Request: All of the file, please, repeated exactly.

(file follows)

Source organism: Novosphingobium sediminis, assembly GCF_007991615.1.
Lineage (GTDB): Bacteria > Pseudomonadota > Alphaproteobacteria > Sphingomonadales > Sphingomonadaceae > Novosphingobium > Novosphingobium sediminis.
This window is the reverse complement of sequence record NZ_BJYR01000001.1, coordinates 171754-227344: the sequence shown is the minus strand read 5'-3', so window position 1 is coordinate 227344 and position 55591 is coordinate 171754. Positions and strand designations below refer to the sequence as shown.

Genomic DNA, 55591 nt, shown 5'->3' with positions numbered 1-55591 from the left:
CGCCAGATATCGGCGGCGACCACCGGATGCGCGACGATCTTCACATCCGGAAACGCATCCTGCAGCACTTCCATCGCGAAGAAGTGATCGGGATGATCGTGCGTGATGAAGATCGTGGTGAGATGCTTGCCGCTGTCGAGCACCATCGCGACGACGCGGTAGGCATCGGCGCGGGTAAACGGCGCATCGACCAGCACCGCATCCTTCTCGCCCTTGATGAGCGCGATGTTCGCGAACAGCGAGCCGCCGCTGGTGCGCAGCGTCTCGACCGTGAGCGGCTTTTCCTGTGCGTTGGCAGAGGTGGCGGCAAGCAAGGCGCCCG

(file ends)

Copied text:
Source organism: Novosphingobium sediminis, assembly GCF_007991615.1.
Lineage (GTDB): Bacteria > Pseudomonadota > Alphaproteobacteria > Sphingomonadales > Sphingomonadaceae > Novosphingobium > Novosphingobium sediminis.
This window is the reverse complement of sequence record NZ_BJYR01000001.1, coordinates 171754-227344: the sequence shown is the minus strand read 5'-3', so window position 1 is coordinate 227344 and position 55591 is coordinate 171754. Positions and strand designations below refer to the sequence as shown.

Genomic DNA, 55591 nt, shown 5'->3' with positions numbered 1-55591 from the left:
CGCCAGATATCGGCGGCGACCACCGGATGCGCGACGATCTTCACATCCGGAAACGCATCCTGCAGCACTTCCATCGCGAAGAAGTGATCGGGATGATCGTGCGTGATGAAGATCGTGGTGAGATGCTTGCCGCTGTCGAGCACCATCGCGACGACGCGGTAGGCATCGGCGCGGGTAAACGGCGCATCGACCAGCACCGCATCCTTCTCGCCCTTGATGAGCGCGATGTTCGCGAACAGCGAGCCGCCGCTGGTGCGCAGCGTCTCGACCGTGAGCGGCTTTTCCTGTGCGTTGGCAGAGGTGGCGGCAAGCAAGGCGCCCG